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HBO’s crackling good ‘Euphoria’ a cautionary tale for teens, a horror show for parents

Zendaya stars in edgy, new show that depicts the sad origins and grim consequences of experiments with sex, drugs, violence.

Singer-actress Zendaya plays a world-weary 17-year-old in “Euphoria.”
Singer-actress Zendaya plays a world-weary 17-year-old in “Euphoria.”
HBO

Seventeen-year-old Rue has a way with words.

Born three days after 9/11, Rue was “once happy, content, sloshing around in my own private, primordial pool,” as she tells us in voiceover narration.

“Then, one day, for reasons beyond my control, I was repeatedly crushed, over and over, by the cruel cervix of my mother, Leslie. I put up a good fight, but I lost. The first time but … not the last …”

The singer-actress Zendaya — the former Disney Channel star who is MJ Jones in the latest “Spider-Man” movies — plays Rue in this edgy and shocking and sobering and crackling good new HBO limited series “Euphoria,” premiering Sunday.

And it is uncommonly strong, star-making work. Every inch of her performance feels authentic. Zendaya plays a character who is world-wise and world-weary — but still gets around town on her bicycle and dresses like a kid.

Rue tells us from the get-go she’s not the most reliable narrator, and she often behaves like an absolute little s--- as she lies to her mother and lets down her little sister and manipulates others. But there’s also something warm and funny and good about this girl.

She’s not a lost cause. Now, if only she could believe that herself.

Filled with graphic nudity, teenage sexuality, drinking and drug use, “Euphoria” is guaranteed to send a chill down the spine of many a parent of adolescents and teens and will likely have some decrying it for exploiting and glamorizing the aforementioned subjects. (Remember the Parents Television Council? It has issued an “urgent warning” about the show without having actually seen it.)

There are scenes in which Rue and other high school-age characters engage in heavy drug use, commit acts of horrific violence, send nude pics and provocative texts or get involved in some deadly serious circumstances.

When the cast is this attractive, and the cinematography is this slick and cool, and the music is this catchy, there’s a danger of making it all seem so enticing.

But trust me, “Euphoria” is hardly an irresponsible advertisement for Teens Gone Wild. Time and again, we see the consequences of addiction — and with just about every main character, we learn hard truths about their childhoods and realize we shouldn’t be so quick to judge their actions now, given what they’ve been through.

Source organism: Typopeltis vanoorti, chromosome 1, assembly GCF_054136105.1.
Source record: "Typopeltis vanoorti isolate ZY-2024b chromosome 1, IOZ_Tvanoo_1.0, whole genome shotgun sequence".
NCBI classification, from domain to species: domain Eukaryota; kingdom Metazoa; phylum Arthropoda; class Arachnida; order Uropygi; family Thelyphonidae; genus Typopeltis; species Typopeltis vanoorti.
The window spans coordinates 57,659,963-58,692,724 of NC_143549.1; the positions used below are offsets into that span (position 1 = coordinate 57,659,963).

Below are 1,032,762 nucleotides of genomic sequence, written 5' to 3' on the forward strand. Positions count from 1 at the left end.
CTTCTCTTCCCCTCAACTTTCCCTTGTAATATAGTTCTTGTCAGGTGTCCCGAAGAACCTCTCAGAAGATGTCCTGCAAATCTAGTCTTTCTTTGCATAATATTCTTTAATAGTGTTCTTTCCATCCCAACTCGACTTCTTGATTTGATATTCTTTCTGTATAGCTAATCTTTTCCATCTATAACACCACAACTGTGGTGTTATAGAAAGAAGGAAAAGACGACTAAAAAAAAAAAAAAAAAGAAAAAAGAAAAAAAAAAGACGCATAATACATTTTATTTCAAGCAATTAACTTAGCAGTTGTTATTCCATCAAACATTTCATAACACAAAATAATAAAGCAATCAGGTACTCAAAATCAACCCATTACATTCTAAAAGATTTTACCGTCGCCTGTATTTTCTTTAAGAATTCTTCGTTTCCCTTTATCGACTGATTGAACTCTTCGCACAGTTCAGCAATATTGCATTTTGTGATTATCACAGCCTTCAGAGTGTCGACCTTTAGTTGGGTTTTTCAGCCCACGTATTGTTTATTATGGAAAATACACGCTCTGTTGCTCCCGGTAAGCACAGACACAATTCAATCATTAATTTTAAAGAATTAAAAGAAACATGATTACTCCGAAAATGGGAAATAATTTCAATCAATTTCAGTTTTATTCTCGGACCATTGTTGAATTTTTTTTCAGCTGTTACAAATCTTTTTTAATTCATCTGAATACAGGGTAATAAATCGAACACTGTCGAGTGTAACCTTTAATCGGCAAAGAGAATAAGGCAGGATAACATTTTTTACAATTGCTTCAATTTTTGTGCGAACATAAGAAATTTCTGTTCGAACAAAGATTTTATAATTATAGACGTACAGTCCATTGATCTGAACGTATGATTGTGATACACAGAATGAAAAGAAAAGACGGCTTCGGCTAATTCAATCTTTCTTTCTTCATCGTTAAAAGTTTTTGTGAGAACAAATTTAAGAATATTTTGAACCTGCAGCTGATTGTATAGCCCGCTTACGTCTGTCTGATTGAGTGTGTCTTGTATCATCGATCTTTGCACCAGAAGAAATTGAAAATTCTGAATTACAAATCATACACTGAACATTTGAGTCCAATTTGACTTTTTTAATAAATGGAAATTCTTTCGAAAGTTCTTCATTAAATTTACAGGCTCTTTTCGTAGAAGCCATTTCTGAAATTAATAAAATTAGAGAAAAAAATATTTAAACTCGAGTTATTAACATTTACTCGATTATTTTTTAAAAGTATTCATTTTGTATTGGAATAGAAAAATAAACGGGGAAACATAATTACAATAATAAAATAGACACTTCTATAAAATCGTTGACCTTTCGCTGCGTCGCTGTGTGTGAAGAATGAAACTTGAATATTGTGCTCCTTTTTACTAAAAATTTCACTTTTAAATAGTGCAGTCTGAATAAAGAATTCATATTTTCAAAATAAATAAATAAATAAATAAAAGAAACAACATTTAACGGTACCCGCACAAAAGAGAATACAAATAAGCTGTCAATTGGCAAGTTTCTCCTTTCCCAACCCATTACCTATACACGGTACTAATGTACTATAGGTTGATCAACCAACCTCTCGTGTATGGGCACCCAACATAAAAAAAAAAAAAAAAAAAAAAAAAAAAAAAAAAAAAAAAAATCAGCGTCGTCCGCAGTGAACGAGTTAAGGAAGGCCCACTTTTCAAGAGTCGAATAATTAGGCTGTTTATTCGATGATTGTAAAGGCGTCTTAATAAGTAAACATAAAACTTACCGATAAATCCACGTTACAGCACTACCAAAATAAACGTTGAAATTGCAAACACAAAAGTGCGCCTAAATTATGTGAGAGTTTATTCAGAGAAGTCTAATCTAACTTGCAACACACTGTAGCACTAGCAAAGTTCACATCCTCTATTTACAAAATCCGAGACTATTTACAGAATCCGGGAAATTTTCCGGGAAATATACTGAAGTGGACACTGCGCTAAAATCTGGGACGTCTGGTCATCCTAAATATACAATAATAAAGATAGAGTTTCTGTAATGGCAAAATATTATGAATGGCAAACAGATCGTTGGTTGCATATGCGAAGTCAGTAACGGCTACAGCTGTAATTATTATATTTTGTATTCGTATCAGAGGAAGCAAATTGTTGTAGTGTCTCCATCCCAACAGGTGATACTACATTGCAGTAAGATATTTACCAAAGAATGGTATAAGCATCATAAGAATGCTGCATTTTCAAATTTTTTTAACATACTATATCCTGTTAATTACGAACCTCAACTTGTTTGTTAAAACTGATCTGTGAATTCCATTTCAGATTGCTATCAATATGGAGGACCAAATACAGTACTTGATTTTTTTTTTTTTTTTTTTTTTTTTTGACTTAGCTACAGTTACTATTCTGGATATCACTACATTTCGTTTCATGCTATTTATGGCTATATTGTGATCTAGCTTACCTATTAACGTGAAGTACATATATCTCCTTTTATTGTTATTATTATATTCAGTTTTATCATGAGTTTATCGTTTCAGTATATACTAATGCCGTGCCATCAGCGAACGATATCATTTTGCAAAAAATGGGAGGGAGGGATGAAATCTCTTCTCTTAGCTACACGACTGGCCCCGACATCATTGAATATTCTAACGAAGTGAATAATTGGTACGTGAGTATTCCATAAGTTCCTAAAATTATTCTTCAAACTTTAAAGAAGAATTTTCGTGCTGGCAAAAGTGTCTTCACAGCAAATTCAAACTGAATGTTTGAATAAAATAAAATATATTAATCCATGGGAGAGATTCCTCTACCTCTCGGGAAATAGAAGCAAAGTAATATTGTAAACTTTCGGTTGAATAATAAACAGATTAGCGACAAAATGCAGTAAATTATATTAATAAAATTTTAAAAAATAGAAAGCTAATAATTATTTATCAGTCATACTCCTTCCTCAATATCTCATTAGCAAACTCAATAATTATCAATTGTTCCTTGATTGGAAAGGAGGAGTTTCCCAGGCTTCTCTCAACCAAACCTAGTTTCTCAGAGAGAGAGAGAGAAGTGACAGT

I’ve seen four of the eight episodes. Each begins with a backstory about one of the main characters, focusing on events when they were 11 years old.

We learn about the complicated and twisted dynamic between the handsome, hot-tempered football jock and his father, a successful businessman with a deeply warped secret life.

We see how an overweight adolescent girl became something of an online sensation — but nobody in her real life knew anything about it.

We find out about a traumatic moment in the life of a trans girl, whose mother responded to her child’s search for identity by institutionalizing her.

And Rue tells us that, when she was 11, she had a panic attack and was rushed to the hospital, and they put her on liquid Valium, and she recalls thinking, “This is the feeling I’ve been searching for all my life.”

Based on an Israeli series and adapted by Sam Levinson (son of Barry Levinson of “Diner” and “Rain Man” and “Wag the Dog” fame), “Euphoria” is filled with stylistic touches.

It rains a LOT. The interiors of the middle-class suburban homes are all about tones of reds and browns and golds and have thick carpeting and wooden railings straight out of the 1980s. The party sequences are bathed in electric blues and purples and pinks. At times, we hear EDM pulsating on the soundtrack. Then, there’s the moment when Air Supply’s mush-pop anthem “Even the Nights Are Better” plays as a counterpoint to a scene of “American Psycho”-type violence.

There’s also a sprinkling of dark humor. When a new student introduces himself by saying, “Hi, I’m Ethan,” the first response is, “Please don’t be a mass shooter.”

The loving but complicated friendship between Rue and Jules, a trans girl who has recently moved to town, is the emotional center of the story. (The transgender model/actress Hunter Schafer delivers strong, touching, empathetic work as Jules.)

And crazy as it sounds, there’s also something moving about how the drug dealer Fezco (Angus Cloud) is torn about selling to Rue because he genuinely cares about her fate.

By the end of episode 4, some of the parallel storylines in “Euphoria” begin to cross paths, sometimes in stunning fashion. If the second half of this story is as compelling as the first, this will end up being one of the best series of the year.